The C-Word Maybe Should be “Could”

Are Doctors Too Nonchalant about Pronouncing a Dreaded Diagnosis?

Eileen Pollack
Human Parts

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Photo by National Cancer Institute on Unsplash

When I was growing up, the word “cancer” was rarely uttered, as if naming the disease would cause the Dark Lord to turn his paralyzing visage in your direction and send one of his Death Eaters to strike you with a tumor. Your doctor might even advise your family not to upset you by revealing you had only a few weeks to live.

Yet the pendulum seems to have swung too far in the opposite direction. Doctors blithely have informed me that I’ve had cancer six times. Lucky for me, five of those six times they’ve been wrong.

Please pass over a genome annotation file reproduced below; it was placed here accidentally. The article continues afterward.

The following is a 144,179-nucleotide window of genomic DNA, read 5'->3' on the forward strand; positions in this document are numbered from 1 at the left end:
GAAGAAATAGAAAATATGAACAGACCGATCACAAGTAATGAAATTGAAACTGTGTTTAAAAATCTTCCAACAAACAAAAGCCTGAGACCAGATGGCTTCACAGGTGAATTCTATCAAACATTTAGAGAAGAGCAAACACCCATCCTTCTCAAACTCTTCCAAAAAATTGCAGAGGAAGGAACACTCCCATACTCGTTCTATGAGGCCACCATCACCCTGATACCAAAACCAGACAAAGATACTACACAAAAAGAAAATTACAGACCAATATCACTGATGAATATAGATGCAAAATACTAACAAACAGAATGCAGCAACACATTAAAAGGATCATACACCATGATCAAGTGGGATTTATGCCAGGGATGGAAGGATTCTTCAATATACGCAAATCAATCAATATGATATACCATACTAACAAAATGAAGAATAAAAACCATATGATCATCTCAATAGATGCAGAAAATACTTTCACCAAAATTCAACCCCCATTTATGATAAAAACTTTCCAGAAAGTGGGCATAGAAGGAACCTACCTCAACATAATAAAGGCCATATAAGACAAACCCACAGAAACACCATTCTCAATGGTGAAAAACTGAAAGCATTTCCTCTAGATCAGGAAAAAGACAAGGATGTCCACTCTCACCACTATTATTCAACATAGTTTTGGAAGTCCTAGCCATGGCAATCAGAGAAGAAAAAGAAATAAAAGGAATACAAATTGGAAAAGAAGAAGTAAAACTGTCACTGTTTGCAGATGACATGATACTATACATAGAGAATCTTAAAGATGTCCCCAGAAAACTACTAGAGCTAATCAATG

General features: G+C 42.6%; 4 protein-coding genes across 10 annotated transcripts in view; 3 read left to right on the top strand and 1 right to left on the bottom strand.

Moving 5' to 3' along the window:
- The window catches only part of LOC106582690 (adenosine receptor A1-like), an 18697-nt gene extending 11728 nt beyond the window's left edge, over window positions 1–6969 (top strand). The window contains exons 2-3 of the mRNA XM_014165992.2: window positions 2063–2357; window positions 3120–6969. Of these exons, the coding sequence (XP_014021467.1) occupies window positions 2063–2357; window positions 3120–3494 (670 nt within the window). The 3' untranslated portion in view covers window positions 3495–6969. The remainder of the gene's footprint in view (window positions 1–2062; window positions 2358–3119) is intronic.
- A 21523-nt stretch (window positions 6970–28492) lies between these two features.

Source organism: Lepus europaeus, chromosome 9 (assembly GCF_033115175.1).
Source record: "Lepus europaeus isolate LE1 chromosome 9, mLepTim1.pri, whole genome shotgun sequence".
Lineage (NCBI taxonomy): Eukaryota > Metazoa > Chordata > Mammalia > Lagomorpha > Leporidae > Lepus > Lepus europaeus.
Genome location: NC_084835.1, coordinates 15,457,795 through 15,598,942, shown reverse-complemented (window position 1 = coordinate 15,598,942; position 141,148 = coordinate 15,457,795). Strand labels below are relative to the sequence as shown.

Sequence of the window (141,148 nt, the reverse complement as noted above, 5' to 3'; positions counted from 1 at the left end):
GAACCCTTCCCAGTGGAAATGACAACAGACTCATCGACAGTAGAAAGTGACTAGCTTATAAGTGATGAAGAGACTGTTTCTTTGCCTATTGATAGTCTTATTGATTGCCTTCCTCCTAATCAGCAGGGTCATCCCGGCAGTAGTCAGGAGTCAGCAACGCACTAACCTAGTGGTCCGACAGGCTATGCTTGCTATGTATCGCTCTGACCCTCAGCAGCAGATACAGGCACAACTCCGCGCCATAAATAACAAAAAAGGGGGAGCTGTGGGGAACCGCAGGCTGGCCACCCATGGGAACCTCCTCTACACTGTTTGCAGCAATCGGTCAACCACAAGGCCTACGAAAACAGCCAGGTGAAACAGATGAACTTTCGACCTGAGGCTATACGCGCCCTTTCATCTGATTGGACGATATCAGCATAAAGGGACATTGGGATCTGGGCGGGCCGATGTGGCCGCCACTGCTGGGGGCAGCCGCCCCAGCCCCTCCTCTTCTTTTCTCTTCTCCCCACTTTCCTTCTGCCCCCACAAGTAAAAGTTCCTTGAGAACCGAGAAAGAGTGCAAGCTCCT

The first time, I was in my forties and the oncologist who read my mammogram told me she was so certain the calcifications in my left breast were malignant that instead of performing the usual biopsy, she would go ahead and remove the lump. The women in my family aren’t prone to breast cancer, and the oncologist assured me that we’d caught the tumor before it spread. But naturally I was relieved when the pathology report came back negative. Nor was I so vain as to be upset about the divot beside my left nipple; any man who found that dent to be a reason to break up with me was not anyone I should have been dating in the first place.

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Eileen Pollack
Human Parts

Eileen is the author, most recently, of Maybe It's Me: On Being the Wrong Kind of Woman